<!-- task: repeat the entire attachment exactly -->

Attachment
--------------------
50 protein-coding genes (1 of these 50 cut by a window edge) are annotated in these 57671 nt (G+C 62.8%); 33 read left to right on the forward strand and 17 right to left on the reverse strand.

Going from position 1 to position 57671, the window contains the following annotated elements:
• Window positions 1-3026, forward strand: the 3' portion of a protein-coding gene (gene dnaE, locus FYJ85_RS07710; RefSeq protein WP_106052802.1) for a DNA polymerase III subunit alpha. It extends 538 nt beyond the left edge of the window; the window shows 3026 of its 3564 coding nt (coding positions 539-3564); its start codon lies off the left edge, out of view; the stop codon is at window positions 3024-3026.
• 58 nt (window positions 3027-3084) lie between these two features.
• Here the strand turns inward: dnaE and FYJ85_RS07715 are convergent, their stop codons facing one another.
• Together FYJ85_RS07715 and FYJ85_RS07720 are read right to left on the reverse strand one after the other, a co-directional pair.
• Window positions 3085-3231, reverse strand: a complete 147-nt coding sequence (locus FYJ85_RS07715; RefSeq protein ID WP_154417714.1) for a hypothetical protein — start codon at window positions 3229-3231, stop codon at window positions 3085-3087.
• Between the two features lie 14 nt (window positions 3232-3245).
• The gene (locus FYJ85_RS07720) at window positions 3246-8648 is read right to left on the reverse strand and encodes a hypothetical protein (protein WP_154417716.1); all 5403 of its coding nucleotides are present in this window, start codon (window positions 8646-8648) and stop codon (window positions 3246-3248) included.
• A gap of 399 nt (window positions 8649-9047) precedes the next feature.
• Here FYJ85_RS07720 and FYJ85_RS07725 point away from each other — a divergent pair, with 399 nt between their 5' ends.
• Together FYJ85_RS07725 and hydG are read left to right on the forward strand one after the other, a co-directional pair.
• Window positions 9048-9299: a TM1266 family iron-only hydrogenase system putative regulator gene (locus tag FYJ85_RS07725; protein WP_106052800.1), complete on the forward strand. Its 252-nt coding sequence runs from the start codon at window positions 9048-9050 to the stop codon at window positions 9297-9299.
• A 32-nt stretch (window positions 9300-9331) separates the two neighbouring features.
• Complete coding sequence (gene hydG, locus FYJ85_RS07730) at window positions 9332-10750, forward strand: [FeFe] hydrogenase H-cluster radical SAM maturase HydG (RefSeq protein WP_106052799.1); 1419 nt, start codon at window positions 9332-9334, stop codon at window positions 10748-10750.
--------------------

50 protein-coding genes (1 of these 50 cut by a window edge) are annotated in these 57671 nt (G+C 62.8%); 33 read left to right on the forward strand and 17 right to left on the reverse strand.

Going from position 1 to position 57671, the window contains the following annotated elements:
• Window positions 1-3026, forward strand: the 3' portion of a protein-coding gene (gene dnaE, locus FYJ85_RS07710; RefSeq protein WP_106052802.1) for a DNA polymerase III subunit alpha. It extends 538 nt beyond the left edge of the window; the window shows 3026 of its 3564 coding nt (coding positions 539-3564); its start codon lies off the left edge, out of view; the stop codon is at window positions 3024-3026.
• 58 nt (window positions 3027-3084) lie between these two features.
• Here the strand turns inward: dnaE and FYJ85_RS07715 are convergent, their stop codons facing one another.
• Together FYJ85_RS07715 and FYJ85_RS07720 are read right to left on the reverse strand one after the other, a co-directional pair.
• Window positions 3085-3231, reverse strand: a complete 147-nt coding sequence (locus FYJ85_RS07715; RefSeq protein ID WP_154417714.1) for a hypothetical protein — start codon at window positions 3229-3231, stop codon at window positions 3085-3087.
• Between the two features lie 14 nt (window positions 3232-3245).
• The gene (locus FYJ85_RS07720) at window positions 3246-8648 is read right to left on the reverse strand and encodes a hypothetical protein (protein WP_154417716.1); all 5403 of its coding nucleotides are present in this window, start codon (window positions 8646-8648) and stop codon (window positions 3246-3248) included.
• A gap of 399 nt (window positions 8649-9047) precedes the next feature.
• Here FYJ85_RS07720 and FYJ85_RS07725 point away from each other — a divergent pair, with 399 nt between their 5' ends.
• Together FYJ85_RS07725 and hydG are read left to right on the forward strand one after the other, a co-directional pair.
• Window positions 9048-9299: a TM1266 family iron-only hydrogenase system putative regulator gene (locus tag FYJ85_RS07725; protein WP_106052800.1), complete on the forward strand. Its 252-nt coding sequence runs from the start codon at window positions 9048-9050 to the stop codon at window positions 9297-9299.
• A 32-nt stretch (window positions 9300-9331) separates the two neighbouring features.
• Complete coding sequence (gene hydG, locus FYJ85_RS07730) at window positions 9332-10750, forward strand: [FeFe] hydrogenase H-cluster radical SAM maturase HydG (RefSeq protein WP_106052799.1); 1419 nt, start codon at window positions 9332-9334, stop codon at window positions 10748-10750.